Saturday, September 20, 2014

Two and a Half Amens

As for me, far be it from me that I should sin against the Lord by failing to pray for you. And I will teach you the way that is good and right.
1 Samuel 12:23

If someone asks me to pray for them or someone else, I do it. I say a prayer right there and then. The duty for the children of God to pray for each other is a frequently mentioned topic in the Bible. Failing to pray for others is a sin if we believe Samuel. But, if I understand correctly, the verse does not refer to a single prayer, but the same kind of constant prayer that Paul exhorts us to when he says "Rejoice always, pray without ceasing, give thanks in all circumstances; for this is the will of God in Christ Jesus for you" 1 Thessalonians 5:16-18.
If this is the case, and I believe that it is, then I sin without ceasing. Certainly I say a prayer when someone asks me, but that’s usually where it ends. A prayer or maybe two and a half amens is about it for me in most cases. I don’t claim to be a "prayer warrior," but I fear I’m misleading folks when I say "I’m praying for you." Yeah, I’m praying for them at that moment, but tomorrow morning I will have most likely forgotten about it. To be honest, I often forget to pray for even myself. I suspect that many of us are like that, but I must confess that it is embarrassing to admit. This is an area of my spiritual life that I realize needs to be worked on.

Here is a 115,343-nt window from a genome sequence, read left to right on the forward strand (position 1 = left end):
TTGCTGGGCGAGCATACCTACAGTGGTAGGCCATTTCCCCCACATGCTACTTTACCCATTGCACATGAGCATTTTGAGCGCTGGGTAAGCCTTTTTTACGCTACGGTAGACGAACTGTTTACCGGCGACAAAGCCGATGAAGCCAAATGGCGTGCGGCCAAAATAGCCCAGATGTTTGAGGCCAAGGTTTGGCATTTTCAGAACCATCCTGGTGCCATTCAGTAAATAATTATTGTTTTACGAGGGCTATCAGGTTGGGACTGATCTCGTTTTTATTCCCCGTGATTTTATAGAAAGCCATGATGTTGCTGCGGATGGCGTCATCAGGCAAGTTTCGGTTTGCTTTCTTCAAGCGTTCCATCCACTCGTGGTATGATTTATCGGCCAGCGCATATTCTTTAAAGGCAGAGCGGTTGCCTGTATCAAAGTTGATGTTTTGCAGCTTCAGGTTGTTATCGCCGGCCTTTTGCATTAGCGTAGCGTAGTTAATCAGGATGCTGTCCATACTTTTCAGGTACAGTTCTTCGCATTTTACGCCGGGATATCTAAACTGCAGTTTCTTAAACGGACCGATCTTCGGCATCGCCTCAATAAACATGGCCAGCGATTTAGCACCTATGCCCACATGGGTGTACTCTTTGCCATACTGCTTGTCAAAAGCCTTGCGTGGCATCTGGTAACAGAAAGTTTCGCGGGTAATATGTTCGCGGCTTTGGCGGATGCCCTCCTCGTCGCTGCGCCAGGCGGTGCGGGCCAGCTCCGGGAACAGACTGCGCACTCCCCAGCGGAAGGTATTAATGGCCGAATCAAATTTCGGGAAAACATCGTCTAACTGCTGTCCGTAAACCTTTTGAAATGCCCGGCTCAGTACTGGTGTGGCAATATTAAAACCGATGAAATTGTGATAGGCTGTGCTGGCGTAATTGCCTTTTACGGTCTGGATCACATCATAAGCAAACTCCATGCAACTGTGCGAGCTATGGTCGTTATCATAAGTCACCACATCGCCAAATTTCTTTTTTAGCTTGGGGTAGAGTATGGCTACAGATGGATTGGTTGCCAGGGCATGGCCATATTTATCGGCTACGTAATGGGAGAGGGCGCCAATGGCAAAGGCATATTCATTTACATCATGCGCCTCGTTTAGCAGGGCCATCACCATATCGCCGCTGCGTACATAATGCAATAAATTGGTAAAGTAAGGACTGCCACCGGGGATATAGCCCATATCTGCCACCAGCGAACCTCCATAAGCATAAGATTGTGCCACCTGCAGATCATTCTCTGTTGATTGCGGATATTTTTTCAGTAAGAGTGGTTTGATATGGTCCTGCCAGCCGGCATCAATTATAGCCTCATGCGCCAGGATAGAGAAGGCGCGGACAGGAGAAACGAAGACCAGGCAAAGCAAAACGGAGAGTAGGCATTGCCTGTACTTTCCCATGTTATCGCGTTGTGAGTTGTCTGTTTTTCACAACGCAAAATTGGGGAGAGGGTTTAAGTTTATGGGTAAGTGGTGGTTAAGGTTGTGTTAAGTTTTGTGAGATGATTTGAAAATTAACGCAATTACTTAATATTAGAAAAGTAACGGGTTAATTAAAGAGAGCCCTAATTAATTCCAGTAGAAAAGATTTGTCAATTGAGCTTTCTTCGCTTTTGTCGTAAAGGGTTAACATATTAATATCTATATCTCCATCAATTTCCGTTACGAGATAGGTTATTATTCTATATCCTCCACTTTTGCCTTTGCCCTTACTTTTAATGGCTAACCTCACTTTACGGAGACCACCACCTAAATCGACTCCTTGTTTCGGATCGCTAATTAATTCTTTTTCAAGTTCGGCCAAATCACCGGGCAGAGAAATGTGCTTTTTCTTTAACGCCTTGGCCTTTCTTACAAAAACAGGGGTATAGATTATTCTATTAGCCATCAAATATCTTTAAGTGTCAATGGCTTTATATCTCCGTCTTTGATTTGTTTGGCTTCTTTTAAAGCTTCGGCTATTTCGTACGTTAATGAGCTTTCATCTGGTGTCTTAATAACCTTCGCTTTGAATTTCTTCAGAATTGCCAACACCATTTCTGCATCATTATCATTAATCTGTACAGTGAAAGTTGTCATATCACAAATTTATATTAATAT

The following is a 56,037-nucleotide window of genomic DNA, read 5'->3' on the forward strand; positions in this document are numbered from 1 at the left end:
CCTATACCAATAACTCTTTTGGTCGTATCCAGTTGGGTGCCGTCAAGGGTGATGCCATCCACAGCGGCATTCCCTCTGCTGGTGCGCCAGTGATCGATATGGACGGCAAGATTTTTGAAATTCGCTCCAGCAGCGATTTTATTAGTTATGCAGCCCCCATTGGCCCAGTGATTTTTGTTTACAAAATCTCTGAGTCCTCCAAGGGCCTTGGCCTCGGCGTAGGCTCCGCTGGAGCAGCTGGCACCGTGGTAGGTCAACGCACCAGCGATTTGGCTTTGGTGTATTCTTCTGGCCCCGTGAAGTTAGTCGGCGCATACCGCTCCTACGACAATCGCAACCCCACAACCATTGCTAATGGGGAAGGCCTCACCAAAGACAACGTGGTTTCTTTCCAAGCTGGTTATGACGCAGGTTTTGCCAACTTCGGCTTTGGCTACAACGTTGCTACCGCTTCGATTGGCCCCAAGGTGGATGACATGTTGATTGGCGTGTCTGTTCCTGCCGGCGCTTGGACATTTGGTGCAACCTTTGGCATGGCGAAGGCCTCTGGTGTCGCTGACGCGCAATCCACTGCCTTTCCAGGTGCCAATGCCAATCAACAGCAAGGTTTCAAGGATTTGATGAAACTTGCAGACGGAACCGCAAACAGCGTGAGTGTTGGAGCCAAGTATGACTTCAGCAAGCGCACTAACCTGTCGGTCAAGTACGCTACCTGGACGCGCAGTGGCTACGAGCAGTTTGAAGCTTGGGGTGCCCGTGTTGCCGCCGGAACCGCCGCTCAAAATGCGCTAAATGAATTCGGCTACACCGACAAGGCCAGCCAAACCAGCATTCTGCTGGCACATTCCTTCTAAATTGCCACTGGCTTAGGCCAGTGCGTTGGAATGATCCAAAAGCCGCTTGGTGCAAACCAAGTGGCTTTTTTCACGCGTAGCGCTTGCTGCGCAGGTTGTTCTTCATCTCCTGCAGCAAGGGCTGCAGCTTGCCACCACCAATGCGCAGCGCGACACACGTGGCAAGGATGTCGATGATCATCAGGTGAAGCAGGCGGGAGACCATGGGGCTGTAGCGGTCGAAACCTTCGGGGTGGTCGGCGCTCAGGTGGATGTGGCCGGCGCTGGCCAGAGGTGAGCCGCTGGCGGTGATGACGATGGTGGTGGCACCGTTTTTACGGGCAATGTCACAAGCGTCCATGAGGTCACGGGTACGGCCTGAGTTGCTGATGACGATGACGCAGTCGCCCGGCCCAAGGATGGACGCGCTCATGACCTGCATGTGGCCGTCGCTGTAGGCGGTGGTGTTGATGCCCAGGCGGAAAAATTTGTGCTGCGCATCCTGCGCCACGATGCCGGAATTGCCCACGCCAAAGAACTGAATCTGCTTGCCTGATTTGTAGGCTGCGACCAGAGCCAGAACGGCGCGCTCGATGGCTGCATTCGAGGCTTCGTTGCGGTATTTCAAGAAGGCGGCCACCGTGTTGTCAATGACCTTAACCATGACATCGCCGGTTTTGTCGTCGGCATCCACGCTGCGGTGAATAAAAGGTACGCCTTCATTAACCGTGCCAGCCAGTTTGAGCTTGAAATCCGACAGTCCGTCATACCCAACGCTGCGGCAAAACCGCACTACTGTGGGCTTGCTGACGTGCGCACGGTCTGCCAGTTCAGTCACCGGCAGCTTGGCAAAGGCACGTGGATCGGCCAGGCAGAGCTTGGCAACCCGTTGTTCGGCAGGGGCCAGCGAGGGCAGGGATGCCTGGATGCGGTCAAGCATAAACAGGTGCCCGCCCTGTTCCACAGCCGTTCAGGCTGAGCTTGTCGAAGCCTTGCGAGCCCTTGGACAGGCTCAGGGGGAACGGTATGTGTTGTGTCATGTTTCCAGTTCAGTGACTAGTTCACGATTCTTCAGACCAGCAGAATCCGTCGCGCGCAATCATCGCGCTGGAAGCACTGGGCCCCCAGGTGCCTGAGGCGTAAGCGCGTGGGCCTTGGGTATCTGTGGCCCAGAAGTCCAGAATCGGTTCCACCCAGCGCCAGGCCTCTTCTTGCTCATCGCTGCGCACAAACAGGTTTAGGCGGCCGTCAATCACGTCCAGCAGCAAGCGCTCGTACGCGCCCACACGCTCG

I have a few non-Christian friends who are absolutely honest with me when I ask for prayer and tell me that they can’t or won't do that. They might say that they "wish me well" or are sending "good thoughts" my way, but won’t commit to prayer. In contrast, I have a few believing friends who say they will pray for me but fail to do it. Which is worse, the unbeliever who tells me the truth, or the believer who fails to pray? In my opinion it would be the believer who fails to pray. A non-believer has not subjected himself to the authority of Christ and is not bound to any requirement to pray. I don’t begrudge their refusal to do so and actually appreciate their honesty. I’m not saying that their refusal to acknowledge God is anything good, but at least they are honest about it. There are those who feel that God doesn’t listen to the prayers of non-believers anyway, based on John 9:31, "We know that God does not listen to sinners. He listens to the godly man who does his will." There are other references to prayers by unbelievers that show otherwise. In particular, Cornelius, the Roman centurion in Acts 10 was a gentile yet prayed regularly and the apostle Peter was sent to him in response. God is almighty and is not restricted to answering the prayers of only those who believe in Him. Yes, there are instances in which God does not answer the prayers of an unbeliever. At the same time, in His grace and mercy, God is perfectly capable of responding to the prayers of unbelievers as he chooses. My point with all of this is that unbelievers have no responsibility to pray.
As Christians we do not have the same freedom to ignore prayer or to pray however and whenever we feel like it. We are told to pray and to do so without ceasing. A failure to pray, particularly when we specifically say that we will, is dishonest and ultimately sinful.
Forgive me, Lord, for failing to pray. Strengthen my desire to talk with you at all times.

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